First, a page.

The Witch (stylized as “The VVitch”) is destined to be divisive. Robert Eggers’ directorial debut is a slow burner, and shies away from the conventions of horror films. It lacks the jump scares and revelatory crescendo that most horror films deliver, and requires an open mind and patience to truly appreciate. The pace of The Witch will disappoint many thrill-seeking filmgoers, but that does not mean it’s lacking in scares. In fact, it’s one of the most unnerving films ever made, and will linger with you long after you leave the theater.
Based in folk traditions, The Witch tells the tale of a Puritan family who are exiled from their plantation home and must start afresh in the wilderness of New England. Once the family settles, strange and terrifying things begin to happen, starting with the abduction of baby Samuel, the youngest member of the family. Thus begins the steady decline of the family, and in a well-placed act of dramatic irony, we are made aware of the cause. The Witch informs you well in advance that there is indeed evil in the woods, and Samuel’s fate is a sequence that will convince you of its potency.
Much like the Puritan lifestyle, The Witch is simplistic in its design. No CGI effects are used throughout the film, and it feels very organic and raw. The setting is made up entirely of the family’s homestead and the forest that surrounds it, and the movie employs gratuitous long shots that create a never-ending sense of tension and impending doom. The costume and set designs are brilliant, and are complemented by dialogue that is prose-like and poetic. This was one of my favorite parts of the film, for each line is gorgeously crafted and lyrical, and is a joy to listen to. The score is sparing but nail-bitingly intense when used, and solidifies the relentlessly ominous tone of the film.
The supernatural elements of The Witch are handled extremely well. Far from being the typical boogieman that jumps out screaming, the evil in The Witch feels like a force of nature. Its manifestations are subtle, menacing, unpredictable, and irrational at their core. Such abstract villainy can easily be mistranslated in the medium of film, but Egger has crafted a vision of this evil that is tangible yet incomprehensible, and for this reason The Witch shines. It does not make you leap out of your seat, but it does make you sink into it, wishing you could find safety when it is very clear there is none to be found.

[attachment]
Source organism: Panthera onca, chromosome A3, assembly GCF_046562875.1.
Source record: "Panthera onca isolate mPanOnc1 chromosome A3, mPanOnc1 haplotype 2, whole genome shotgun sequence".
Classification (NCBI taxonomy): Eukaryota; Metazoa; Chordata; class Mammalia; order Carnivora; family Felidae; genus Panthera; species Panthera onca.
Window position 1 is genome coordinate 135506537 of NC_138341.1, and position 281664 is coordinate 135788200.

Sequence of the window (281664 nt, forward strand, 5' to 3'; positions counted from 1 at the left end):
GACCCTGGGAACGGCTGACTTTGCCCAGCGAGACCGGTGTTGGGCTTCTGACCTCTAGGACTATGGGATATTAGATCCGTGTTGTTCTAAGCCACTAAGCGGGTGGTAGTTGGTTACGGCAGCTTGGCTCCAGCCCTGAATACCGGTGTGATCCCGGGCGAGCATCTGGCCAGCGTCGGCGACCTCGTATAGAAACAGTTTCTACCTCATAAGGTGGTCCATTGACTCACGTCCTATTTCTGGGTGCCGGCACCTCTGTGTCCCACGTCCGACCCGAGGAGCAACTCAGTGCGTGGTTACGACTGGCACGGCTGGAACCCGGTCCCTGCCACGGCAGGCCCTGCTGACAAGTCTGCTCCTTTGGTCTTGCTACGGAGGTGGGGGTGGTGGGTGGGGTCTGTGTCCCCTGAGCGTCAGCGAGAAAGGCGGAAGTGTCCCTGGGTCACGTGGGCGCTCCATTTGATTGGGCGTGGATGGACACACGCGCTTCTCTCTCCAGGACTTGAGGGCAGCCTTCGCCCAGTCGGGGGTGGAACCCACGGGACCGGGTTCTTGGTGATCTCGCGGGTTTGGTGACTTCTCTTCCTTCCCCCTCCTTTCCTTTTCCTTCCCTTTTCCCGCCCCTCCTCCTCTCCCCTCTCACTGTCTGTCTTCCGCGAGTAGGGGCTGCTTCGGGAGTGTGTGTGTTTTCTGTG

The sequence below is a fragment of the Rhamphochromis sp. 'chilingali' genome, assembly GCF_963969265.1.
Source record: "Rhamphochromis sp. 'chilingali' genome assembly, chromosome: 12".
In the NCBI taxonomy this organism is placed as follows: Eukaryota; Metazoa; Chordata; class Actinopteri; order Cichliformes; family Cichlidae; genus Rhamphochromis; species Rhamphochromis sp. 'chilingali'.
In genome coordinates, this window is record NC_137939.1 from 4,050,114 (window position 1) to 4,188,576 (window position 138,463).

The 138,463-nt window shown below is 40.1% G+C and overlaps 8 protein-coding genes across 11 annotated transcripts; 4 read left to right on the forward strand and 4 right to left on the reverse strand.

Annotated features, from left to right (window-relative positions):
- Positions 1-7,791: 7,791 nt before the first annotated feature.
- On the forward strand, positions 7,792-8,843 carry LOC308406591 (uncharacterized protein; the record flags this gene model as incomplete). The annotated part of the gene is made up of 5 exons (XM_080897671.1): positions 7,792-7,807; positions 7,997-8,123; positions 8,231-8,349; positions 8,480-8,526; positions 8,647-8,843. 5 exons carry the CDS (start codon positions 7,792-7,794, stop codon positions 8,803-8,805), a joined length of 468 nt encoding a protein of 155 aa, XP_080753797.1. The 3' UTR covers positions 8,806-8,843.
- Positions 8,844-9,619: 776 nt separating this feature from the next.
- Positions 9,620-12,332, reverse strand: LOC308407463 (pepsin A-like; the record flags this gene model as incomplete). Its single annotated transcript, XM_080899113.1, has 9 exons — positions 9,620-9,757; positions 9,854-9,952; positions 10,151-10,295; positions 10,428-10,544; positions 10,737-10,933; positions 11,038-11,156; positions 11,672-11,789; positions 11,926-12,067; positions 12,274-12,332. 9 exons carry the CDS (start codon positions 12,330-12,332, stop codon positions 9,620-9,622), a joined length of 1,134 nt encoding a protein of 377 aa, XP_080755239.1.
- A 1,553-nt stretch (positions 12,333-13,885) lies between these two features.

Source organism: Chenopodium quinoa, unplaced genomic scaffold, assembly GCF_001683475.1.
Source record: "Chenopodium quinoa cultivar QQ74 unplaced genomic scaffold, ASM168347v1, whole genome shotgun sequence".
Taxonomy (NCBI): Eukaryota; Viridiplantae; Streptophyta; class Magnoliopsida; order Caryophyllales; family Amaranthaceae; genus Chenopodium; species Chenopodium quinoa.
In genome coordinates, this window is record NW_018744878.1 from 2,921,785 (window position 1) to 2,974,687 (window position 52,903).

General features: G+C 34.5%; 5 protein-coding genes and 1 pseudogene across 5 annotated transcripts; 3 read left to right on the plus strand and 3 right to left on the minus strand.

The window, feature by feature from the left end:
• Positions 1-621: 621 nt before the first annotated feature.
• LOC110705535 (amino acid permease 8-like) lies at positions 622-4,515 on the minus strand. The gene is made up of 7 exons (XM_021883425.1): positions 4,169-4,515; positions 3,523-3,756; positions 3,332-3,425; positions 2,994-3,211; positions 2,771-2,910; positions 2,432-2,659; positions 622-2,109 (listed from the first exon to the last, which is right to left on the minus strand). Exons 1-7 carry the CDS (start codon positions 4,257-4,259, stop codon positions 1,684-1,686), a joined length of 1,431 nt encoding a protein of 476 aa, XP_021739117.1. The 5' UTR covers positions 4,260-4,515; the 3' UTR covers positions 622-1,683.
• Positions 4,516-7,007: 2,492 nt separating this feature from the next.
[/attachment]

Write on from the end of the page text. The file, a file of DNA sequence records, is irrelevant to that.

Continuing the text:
The Witch also looks closely at the spiritual beliefs of the time, and the repercussions that intense theology can have on a secluded family. Though the family is enamored with the ideas of love and eternal life, the prospect of the original sin is never far from their minds, and their self-imposed certainty of a life in hell drives them to do terrible things. Watching the madness unfold is all the more horrific because it is based in fact, on a society that used to think in such a singular way. The actors portray this world beautifully and draw you into its torrid lunacy even before the supernatural begins to encroach on their lives.
Director Robert Eggers has done his research well, and has been able to create a believable film as a result, one that blends the historical with the fantastical. While its slow pace may turn off some viewers, The Witch is a harrowing journey that is certainly worth experiencing, and a film every horror fan should make an effort to see.